• 0 Hide
    anamaniac , July 29, 2009 9:16 AM
    Personally I will (atleast attempting to now) head straight for the Foxconn Bloodrage with a i7 920 and 3 ddr3 1333 sticks (and give them good timings, ignoring bandwidth and attempting a lower voltage) and a 4870 1gb (due to them being quite cheap now). =D
    Though first on my priority list is a better monitor (and rent).

    Neat article regardless.
  • 2 Hide
    ceteras , July 29, 2009 10:03 AM
    What an inspiring name for the Foxconn mainboard... looks like it's a corporate culture thing.

    I've skipped the Foxconn page, wouldn't buy from them anyway.
  • 2 Hide
    Onus , July 29, 2009 1:10 PM
    Interesting read. If I were going to build an i7 rig for myself, that ASRock would probably be my choice. I'm not thrilled about the VRM heating up so much, but I only do low-moderate overclocks so it ought to be ok. The feature set of that board looks suitable.
  • 2 Hide
    gxpbecker , July 29, 2009 1:46 PM
    I am kinda surprised that the ECS board held its own against these "sronger" boards. From my past experieces ECS has been the walmart brand of mobos. :) 
  • 0 Hide
    Ryun , July 29, 2009 2:02 PM
    Question: Is the Asrock board able to go into S3 state/Standby mode? The one board I got from Asrock would not and after emailing their tech support they responded by saying that their boards do not support S3 state.
  • 1 Hide
    Aerobernardo , July 29, 2009 2:10 PM
    This is just the perferct article for me. And the timing couldn't be any bette with i5 just sround the corner. As soon as it's reviews comes out, we will now be able to compare performance and price of i5's and i7's rigs.

    Thank you Tom's. Reminds me why this is my home page since 2001.
  • 0 Hide
    Proximon , July 29, 2009 2:28 PM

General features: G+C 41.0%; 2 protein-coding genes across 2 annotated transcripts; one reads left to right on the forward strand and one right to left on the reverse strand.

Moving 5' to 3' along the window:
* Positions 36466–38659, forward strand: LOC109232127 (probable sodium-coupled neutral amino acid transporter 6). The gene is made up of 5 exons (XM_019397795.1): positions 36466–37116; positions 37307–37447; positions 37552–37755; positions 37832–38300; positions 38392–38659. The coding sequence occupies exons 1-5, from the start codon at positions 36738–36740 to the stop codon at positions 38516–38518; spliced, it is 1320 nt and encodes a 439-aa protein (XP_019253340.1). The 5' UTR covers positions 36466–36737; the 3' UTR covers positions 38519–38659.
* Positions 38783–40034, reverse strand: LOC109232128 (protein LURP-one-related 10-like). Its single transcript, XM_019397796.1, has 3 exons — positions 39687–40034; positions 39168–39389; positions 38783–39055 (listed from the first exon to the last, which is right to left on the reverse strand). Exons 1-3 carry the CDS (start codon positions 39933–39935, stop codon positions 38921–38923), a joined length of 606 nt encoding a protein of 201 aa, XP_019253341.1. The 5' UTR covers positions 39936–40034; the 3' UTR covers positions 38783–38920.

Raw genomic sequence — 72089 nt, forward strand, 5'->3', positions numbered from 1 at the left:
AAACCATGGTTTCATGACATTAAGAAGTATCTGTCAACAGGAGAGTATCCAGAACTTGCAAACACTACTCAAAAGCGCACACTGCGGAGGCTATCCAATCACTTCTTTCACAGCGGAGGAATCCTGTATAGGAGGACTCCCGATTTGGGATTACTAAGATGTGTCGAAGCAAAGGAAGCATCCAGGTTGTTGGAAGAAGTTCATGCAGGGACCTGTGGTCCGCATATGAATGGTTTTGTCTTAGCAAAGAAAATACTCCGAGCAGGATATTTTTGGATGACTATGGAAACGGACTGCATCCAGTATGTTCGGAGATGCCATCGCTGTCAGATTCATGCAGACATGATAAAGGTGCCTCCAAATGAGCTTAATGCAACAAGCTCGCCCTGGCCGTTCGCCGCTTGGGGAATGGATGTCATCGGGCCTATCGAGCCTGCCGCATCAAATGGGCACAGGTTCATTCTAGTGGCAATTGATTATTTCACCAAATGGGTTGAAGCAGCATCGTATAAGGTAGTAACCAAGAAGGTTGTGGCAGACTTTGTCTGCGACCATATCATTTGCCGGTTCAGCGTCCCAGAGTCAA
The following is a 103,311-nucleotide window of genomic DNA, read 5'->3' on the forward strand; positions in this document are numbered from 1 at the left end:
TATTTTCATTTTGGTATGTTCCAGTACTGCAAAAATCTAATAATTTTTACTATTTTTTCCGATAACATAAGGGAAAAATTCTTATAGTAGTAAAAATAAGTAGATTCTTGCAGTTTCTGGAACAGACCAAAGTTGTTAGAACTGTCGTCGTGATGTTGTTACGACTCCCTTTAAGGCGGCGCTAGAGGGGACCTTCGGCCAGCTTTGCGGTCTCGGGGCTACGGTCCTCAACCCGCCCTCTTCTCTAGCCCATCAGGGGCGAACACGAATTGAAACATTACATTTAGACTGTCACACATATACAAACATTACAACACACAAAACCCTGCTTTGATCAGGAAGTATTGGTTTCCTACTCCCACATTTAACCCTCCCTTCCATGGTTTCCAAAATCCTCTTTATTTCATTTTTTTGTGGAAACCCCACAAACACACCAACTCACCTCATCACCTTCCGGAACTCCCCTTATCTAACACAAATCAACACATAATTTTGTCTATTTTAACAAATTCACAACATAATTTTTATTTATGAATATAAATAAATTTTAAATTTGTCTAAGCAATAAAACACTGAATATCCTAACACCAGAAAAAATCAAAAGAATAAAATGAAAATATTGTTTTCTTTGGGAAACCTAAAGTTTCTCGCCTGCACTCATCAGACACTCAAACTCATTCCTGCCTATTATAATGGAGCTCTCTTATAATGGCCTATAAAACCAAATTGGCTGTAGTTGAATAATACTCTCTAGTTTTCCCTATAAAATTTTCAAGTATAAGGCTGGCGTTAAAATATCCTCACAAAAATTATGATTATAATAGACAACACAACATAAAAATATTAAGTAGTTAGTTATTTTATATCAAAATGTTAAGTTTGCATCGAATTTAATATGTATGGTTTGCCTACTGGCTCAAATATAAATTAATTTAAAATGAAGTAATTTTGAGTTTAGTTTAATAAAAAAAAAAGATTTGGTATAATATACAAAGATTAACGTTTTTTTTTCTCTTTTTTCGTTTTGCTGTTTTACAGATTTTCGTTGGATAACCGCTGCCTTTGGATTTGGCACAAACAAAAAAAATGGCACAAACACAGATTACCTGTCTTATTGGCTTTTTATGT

That's a whole lot of work. I agree the ASRock is maybe too hot to be my first choice, but I can't quibble on the award. Good work.
  • 0 Hide
    dman3k , July 29, 2009 2:34 PM
    Tom's should take a stand and don't even feature any Foxconn products in any reviews.
  • 1 Hide
    Anonymous , July 29, 2009 2:40 PM
    I would like to disagree with all this talk about useless IDE connectors, I still use it for optical drives as it is still fast enough. Most systems only come with 6-8 SATA ports, why would i waste one on a crappy optical drive when i need them for faster HDDs.
    Give parallel ATA a break! it still has a valuable place on the mb!
  • 1 Hide
    randomizer , July 29, 2009 3:21 PM
    scott314159Give parallel ATA a break! it still has a valuable place on the mb!

    A very large valuable space mind you. Not to mention the air space ;) 

    The X58 Pro-E doesn't seem to like S3 sleep. The power and HDD LEDs turn off but the fans are still going and I think the HDDs might be as well. I've made it turn off completely once, but then USB didn't work right once it woke, so I had to restart anyway.
  • 0 Hide
    Kill@dor , July 29, 2009 3:46 PM
    AerobernardoThis is just the perferct article for me. And the timing couldn't be any bette with i5 just sround the corner. As soon as it's reviews comes out, we will now be able to compare performance and price of i5's and i7's rigs.Thank you Tom's. Reminds me why this is my home page since 2001.


    I don't think there will be too much difference between the 2.
  • 0 Hide
    Shadow703793 , July 29, 2009 3:49 PM
    ceterasWhat an inspiring name for the Foxconn mainboard... looks like it's a corporate culture thing.I've skipped the Foxconn page, wouldn't buy from them anyway.

    Agreed, the Foxconn boards are fine (actually quite good) for one time things on LN2 etc, but reliability for 24/7 is lacking.
  • 0 Hide
    Shadow703793 , July 29, 2009 3:52 PM
    scott314159I would like to disagree with all this talk about useless IDE connectors, I still use it for optical drives as it is still fast enough. Most systems only come with 6-8 SATA ports, why would i waste one on a crappy optical drive when i need them for faster HDDs.Give parallel ATA a break! it still has a valuable place on the mb!

    Agreed. However, they should eliminate floppy, Parallel,MIDI/GAME ports.
  • -2 Hide
    freak77power , July 29, 2009 4:17 PM
    Better purchase then board with LGA1156 socket.
  • 0 Hide
    kaydee , July 29, 2009 4:27 PM
    I've been using the MSI pro-e sli since the initial launch of this mobo. Anyhow, I've used both of the x58 pro and pro sli, and the northbridge temnperature IS a problem for both of the boards. When the PC full loaded (tried using prime, everast stability test) the NB temperature rises up to 114 degrees C. With a thermal paste and a small fan work, the temperature is lowered to 70 dC. at max, but still, it really concerns me. OC ability is at top notch. With air cooling, it is OCed at 3.2Ghz. (150Mhz) no problem what so ever. With the 3R system's prima boss 2 heatsink and enermax 120mm fan, the temperature is at 30 dC. under normal load, and 35 at max load.
Display more comments
React To This Article